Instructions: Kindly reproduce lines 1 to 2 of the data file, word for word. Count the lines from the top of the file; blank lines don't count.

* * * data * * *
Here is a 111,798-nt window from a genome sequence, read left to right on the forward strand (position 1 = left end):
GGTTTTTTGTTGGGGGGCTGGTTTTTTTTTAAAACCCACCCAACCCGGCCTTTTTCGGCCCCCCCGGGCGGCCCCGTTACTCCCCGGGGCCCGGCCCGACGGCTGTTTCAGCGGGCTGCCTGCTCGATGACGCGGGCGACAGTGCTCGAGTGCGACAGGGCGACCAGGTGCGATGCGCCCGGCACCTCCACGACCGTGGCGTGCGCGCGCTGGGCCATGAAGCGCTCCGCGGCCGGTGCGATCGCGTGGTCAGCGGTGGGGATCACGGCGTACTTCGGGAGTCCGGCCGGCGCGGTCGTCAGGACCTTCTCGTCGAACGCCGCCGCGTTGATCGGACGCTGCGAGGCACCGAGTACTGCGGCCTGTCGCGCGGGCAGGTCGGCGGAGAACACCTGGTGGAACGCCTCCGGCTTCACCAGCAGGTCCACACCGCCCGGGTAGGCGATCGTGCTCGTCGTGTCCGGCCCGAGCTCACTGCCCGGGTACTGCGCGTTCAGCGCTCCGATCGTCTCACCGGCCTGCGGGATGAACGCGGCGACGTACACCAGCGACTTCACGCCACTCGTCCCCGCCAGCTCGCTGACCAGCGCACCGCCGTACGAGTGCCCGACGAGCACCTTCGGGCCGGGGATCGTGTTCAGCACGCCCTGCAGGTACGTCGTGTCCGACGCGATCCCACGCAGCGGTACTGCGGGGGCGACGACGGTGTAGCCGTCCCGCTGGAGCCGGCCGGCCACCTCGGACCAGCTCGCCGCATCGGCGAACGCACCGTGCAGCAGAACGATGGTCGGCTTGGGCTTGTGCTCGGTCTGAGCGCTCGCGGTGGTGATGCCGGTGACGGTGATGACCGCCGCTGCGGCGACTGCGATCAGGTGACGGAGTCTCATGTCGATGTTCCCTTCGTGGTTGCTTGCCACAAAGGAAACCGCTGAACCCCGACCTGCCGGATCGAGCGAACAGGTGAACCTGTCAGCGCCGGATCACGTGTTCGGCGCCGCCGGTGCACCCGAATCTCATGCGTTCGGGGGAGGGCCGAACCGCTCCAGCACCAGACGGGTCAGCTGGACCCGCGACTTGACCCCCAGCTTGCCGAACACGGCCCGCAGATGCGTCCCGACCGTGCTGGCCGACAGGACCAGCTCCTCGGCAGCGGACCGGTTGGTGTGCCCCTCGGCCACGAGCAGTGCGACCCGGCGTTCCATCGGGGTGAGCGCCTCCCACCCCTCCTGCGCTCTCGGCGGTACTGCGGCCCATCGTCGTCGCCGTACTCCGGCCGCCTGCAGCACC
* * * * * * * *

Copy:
Here is a 111,798-nt window from a genome sequence, read left to right on the forward strand (position 1 = left end):
GGTTTTTTGTTGGGGGGCTGGTTTTTTTTTAAAACCCACCCAACCCGGCCTTTTTCGGCCCCCCCGGGCGGCCCCGTTACTCCCCGGGGCCCGGCCCGACGGCTGTTTCAGCGGGCTGCCTGCTCGATGACGCGGGCGACAGTGCTCGAGTGCGACAGGGCGACCAGGTGCGATGCGCCCGGCACCTCCACGACCGTGGCGTGCGCGCGCTGGGCCATGAAGCGCTCCGCGGCCGGTGCGATCGCGTGGTCAGCGGTGGGGATCACGGCGTACTTCGGGAGTCCGGCCGGCGCGGTCGTCAGGACCTTCTCGTCGAACGCCGCCGCGTTGATCGGACGCTGCGAGGCACCGAGTACTGCGGCCTGTCGCGCGGGCAGGTCGGCGGAGAACACCTGGTGGAACGCCTCCGGCTTCACCAGCAGGTCCACACCGCCCGGGTAGGCGATCGTGCTCGTCGTGTCCGGCCCGAGCTCACTGCCCGGGTACTGCGCGTTCAGCGCTCCGATCGTCTCACCGGCCTGCGGGATGAACGCGGCGACGTACACCAGCGACTTCACGCCACTCGTCCCCGCCAGCTCGCTGACCAGCGCACCGCCGTACGAGTGCCCGACGAGCACCTTCGGGCCGGGGATCGTGTTCAGCACGCCCTGCAGGTACGTCGTGTCCGACGCGATCCCACGCAGCGGTACTGCGGGGGCGACGACGGTGTAGCCGTCCCGCTGGAGCCGGCCGGCCACCTCGGACCAGCTCGCCGCATCGGCGAACGCACCGTGCAGCAGAACGATGGTCGGCTTGGGCTTGTGCTCGGTCTGAGCGCTCGCGGTGGTGATGCCGGTGACGGTGATGACCGCCGCTGCGGCGACTGCGATCAGGTGACGGAGTCTCATGTCGATGTTCCCTTCGTGGTTGCTTGCCACAAAGGAAACCGCTGAACCCCGACCTGCCGGATCGAGCGAACAGGTGAACCTGTCAGCGCCGGATCACGTGTTCGGCGCCGCCGGTGCACCCGAATCTCATGCGTTCGGGGGAGGGCCGAACCGCTCCAGCACCAGACGGGTCAGCTGGACCCGCGACTTGACCCCCAGCTTGCCGAACACGGCCCGCAGATGCGTCCCGACCGTGCTGGCCGACAGGACCAGCTCCTCGGCAGCGGACCGGTTGGTGTGCCCCTCGGCCACGAGCAGTGCGACCCGGCGTTCCATCGGGGTGAGCGCCTCCCACCCCTCCTGCGCTCTCGGCGGTACTGCGGCCCATCGTCGTCGCCGTACTCCGGCCGCCTGCAGCACC